This figure appears in the “Methods” module which asks students to critically evaluate Karpicke and Blunt’s (2011) comparison of two study methods (practice retrieval and elaborative encoding) on test performance.

How do we know they work?

These modules were originally designed as a collaboration between Dr. Kathryn A. Becker-Blease at Oregon State University and Dr. Courtney Stevens and Dr. Melissa R. Witkow at Willamette University. This work was funded by the National Science Foundation DUE # 105060. In two separate, published studies, Dr. Stevens and Dr. Witkow tested the use of the modules in both community college and liberal arts college classrooms (see citations at end). In the first study, students in two sections of Intro Psych at Willamette University received instruction with a single module during their regular term. On their final exam, students answered data-based reasoning questions similar to those now on the Medical College Admissions Test (MCAT). Students in the experimental sections performed better on MCAT questions than students in two control sections not receiving the modules. In a second study, the modules were similarly tested in classrooms at both 4-year and 2-year institutions. Again, students receiving the modules performed better on scientific reasoning outcome measures. Currently, Dr. Becker-Blease and her colleagues at Oregon State University are preparing evaluation data from large sections at a public university for publication. Spoiler alert: the results are favorable.

Anything else we should know?

Overall, researchers have found that implementing these modules in a wide variety of real college classrooms - large or small, 4-year or 2-year, seasoned instructors or graduate teaching assistants - is both feasible and effective for improving students’ scientific reasoning skills. More recently, the Society for the Teaching of Psychology (STP) funded a project to make these modules accessible to students with visual impairments. As a result of this generous Instructional Resource Award, a set of modules now exists complete with alt-tags, figure descriptions, and digital files for printing tactile graphs - everything a student with visual impairments would need to learn the same skills as our sighted students. Tactile graphs can be easily printed with a SwellForm printer - something most Disability Access offices already own (ask at your institution!). And, if your school doesn’t have this nifty machine, the School of Psychological Science at Oregon State University has some copies of the tactile graphs to be loaned out. Just email me.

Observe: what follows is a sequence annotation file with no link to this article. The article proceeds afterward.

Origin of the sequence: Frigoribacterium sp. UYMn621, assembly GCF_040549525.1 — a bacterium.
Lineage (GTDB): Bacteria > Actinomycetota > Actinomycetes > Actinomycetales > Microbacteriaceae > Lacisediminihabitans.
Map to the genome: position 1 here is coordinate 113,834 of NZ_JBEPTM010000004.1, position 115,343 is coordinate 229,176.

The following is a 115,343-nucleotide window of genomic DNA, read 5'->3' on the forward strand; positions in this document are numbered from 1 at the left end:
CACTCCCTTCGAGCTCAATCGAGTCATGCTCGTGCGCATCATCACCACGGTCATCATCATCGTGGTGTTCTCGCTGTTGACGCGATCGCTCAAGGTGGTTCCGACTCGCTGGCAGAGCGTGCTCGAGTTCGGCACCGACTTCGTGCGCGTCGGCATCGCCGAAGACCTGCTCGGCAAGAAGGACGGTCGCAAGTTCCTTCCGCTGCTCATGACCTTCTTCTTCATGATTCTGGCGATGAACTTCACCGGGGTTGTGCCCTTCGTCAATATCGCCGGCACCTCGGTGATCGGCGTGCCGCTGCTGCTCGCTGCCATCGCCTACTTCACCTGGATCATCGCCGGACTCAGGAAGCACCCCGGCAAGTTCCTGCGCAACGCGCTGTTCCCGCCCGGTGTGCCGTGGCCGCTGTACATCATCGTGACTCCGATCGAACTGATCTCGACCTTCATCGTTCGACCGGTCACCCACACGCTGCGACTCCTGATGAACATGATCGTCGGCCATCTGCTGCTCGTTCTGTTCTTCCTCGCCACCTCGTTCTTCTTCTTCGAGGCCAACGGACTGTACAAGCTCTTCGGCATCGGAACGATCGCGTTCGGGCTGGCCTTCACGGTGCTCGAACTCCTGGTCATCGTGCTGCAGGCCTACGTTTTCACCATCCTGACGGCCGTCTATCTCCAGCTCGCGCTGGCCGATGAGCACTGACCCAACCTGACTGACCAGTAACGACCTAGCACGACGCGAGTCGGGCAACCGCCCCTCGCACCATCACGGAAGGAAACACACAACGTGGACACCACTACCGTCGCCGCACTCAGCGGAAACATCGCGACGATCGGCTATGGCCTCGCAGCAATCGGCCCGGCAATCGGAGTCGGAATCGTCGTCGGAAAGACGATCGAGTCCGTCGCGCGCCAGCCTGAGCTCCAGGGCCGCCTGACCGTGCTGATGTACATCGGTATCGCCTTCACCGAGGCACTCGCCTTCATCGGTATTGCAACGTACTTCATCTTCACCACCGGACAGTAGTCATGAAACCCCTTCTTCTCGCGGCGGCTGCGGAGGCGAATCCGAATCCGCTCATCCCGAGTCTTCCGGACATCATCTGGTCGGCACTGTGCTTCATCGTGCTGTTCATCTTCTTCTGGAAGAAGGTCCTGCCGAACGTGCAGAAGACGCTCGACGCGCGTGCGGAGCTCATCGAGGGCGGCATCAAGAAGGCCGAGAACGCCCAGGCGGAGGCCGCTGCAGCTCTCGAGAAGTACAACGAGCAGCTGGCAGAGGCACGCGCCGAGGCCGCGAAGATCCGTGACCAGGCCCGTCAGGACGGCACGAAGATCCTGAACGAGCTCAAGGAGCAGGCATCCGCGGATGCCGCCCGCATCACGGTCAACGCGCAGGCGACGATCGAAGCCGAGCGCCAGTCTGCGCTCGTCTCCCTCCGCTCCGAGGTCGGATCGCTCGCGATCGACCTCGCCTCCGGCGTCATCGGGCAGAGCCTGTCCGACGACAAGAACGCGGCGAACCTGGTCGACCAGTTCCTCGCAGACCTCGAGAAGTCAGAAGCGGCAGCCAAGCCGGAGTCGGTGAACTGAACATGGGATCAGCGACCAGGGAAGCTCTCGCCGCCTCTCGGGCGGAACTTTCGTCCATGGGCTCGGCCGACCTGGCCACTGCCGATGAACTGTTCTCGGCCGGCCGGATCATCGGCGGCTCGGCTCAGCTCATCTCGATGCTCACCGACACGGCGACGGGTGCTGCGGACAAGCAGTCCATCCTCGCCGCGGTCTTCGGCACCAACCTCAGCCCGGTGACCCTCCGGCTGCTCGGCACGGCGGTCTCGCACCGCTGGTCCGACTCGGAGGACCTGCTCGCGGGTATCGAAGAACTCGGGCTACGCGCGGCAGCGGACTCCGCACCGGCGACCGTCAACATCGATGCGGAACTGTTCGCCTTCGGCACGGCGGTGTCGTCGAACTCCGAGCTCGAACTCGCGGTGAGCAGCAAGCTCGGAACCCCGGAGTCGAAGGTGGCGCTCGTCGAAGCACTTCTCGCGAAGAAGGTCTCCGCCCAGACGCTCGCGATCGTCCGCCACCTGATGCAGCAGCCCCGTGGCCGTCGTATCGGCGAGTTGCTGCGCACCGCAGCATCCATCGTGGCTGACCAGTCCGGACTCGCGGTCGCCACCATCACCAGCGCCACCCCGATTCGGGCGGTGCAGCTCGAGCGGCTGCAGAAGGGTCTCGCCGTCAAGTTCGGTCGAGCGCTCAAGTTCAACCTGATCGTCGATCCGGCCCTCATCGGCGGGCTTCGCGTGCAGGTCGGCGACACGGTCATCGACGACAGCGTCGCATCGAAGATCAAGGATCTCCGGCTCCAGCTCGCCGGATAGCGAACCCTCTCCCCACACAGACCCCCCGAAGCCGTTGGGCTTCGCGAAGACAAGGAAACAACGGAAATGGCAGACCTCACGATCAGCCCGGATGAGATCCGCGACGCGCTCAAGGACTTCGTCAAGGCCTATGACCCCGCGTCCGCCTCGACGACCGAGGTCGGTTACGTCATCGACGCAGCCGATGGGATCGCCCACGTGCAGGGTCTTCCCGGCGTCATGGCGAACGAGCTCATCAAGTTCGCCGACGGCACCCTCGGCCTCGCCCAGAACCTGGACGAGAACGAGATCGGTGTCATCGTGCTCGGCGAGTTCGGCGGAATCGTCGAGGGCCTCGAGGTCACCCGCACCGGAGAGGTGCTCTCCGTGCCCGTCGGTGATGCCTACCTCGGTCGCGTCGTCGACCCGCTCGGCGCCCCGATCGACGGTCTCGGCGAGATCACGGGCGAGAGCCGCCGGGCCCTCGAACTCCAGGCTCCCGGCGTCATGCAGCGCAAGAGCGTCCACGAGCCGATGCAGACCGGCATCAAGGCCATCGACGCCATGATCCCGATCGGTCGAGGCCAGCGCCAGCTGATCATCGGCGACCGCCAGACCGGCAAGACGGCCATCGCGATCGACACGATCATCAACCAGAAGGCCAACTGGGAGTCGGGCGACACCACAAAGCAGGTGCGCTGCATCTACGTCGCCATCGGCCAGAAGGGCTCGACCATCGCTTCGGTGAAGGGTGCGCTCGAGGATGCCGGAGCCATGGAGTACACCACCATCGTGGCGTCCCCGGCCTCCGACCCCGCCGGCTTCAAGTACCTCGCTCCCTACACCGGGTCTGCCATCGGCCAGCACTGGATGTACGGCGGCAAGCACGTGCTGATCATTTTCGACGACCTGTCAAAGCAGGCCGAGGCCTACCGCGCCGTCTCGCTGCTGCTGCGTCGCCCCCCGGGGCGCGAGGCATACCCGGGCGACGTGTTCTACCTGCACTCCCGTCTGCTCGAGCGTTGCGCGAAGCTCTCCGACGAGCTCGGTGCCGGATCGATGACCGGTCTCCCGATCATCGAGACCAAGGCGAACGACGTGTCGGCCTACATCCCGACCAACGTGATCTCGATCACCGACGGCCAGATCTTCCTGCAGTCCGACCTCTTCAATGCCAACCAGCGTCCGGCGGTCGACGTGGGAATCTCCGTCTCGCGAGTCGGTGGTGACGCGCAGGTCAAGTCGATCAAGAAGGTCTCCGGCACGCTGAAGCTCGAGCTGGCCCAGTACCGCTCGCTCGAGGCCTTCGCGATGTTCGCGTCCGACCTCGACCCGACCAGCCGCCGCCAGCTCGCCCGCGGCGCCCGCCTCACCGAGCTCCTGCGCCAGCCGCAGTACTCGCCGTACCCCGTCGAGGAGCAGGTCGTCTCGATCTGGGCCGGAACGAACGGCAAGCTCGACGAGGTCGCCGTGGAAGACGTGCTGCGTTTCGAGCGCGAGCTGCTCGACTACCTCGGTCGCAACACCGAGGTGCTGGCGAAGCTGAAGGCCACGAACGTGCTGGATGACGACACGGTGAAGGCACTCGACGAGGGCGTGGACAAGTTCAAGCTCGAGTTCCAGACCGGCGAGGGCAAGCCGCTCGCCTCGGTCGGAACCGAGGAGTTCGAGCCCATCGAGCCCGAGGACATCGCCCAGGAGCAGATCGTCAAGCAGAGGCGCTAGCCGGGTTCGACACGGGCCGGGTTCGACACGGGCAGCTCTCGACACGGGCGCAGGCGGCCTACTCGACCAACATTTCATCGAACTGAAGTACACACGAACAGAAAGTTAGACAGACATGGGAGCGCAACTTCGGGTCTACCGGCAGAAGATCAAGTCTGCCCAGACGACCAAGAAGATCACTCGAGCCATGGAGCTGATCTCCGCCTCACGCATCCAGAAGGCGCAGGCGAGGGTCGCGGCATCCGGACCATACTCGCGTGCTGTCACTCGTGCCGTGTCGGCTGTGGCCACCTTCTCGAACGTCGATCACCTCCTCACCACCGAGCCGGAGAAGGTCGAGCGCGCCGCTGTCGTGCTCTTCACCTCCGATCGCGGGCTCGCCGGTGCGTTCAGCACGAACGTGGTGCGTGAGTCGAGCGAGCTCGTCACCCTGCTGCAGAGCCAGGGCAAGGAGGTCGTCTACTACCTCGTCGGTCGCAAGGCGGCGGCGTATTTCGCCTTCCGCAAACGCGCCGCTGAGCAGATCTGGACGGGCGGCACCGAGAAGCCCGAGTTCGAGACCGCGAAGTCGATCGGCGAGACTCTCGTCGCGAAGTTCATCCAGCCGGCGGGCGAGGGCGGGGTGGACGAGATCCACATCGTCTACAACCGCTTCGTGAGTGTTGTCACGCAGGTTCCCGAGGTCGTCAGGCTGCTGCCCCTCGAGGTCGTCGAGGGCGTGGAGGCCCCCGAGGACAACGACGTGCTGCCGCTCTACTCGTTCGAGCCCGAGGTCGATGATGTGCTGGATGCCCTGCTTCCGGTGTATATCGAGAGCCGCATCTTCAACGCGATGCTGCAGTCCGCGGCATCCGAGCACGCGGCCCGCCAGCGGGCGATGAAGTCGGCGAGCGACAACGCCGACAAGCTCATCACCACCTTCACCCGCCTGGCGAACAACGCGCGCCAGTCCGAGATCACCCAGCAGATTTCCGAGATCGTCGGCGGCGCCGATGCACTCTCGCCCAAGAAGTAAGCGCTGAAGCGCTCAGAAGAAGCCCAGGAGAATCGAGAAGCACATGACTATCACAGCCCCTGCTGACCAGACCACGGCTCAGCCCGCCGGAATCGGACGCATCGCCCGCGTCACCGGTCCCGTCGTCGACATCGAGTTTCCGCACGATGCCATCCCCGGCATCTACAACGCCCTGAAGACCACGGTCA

How do I get these magical modules?

You can access all of the materials for the modules, including a “How-To” file at Yes, it’s that easy. The accessible materials are still under review, but you can request access by sending me an email ([email protected]). All modules are under a creative commons license which allows you to copy, remix, and distribute for any purpose.

Suggested Reading

Stevens, C. & Witkow, M.R. (2014). Training scientific-thinking skills: Evidence from an MCAT-aligned classroom module. Teaching of Psychology, 41(2), 115-121.

Stevens, C., Witkow, M.R., & Smelt, B. (2016). Strengthening scientific reasoning skills in Introductory Psychology: Evidence from community college and liberal arts classrooms. Scholarship of Teaching and Learning in Psychology, 2(4), 245-260.


Raechel N. Soicher, M.A. is currently a PhD student at Oregon State University, focused on translating cognitive laboratory science to psychology classrooms. She has been teaching psychology for almost 10 years, cycling through all roles - adjunct, tenure-track professor, and now GTA. Raechel has a long history of working to improve psychology students’ outcomes and advocating for instructors at community college. As a member of the APA Graduate Student Science Committee, she works to bring attention to the role of pedagogical research in the larger field of psychological science. She can be reached via email at [email protected] or on Twitter @rnsoicher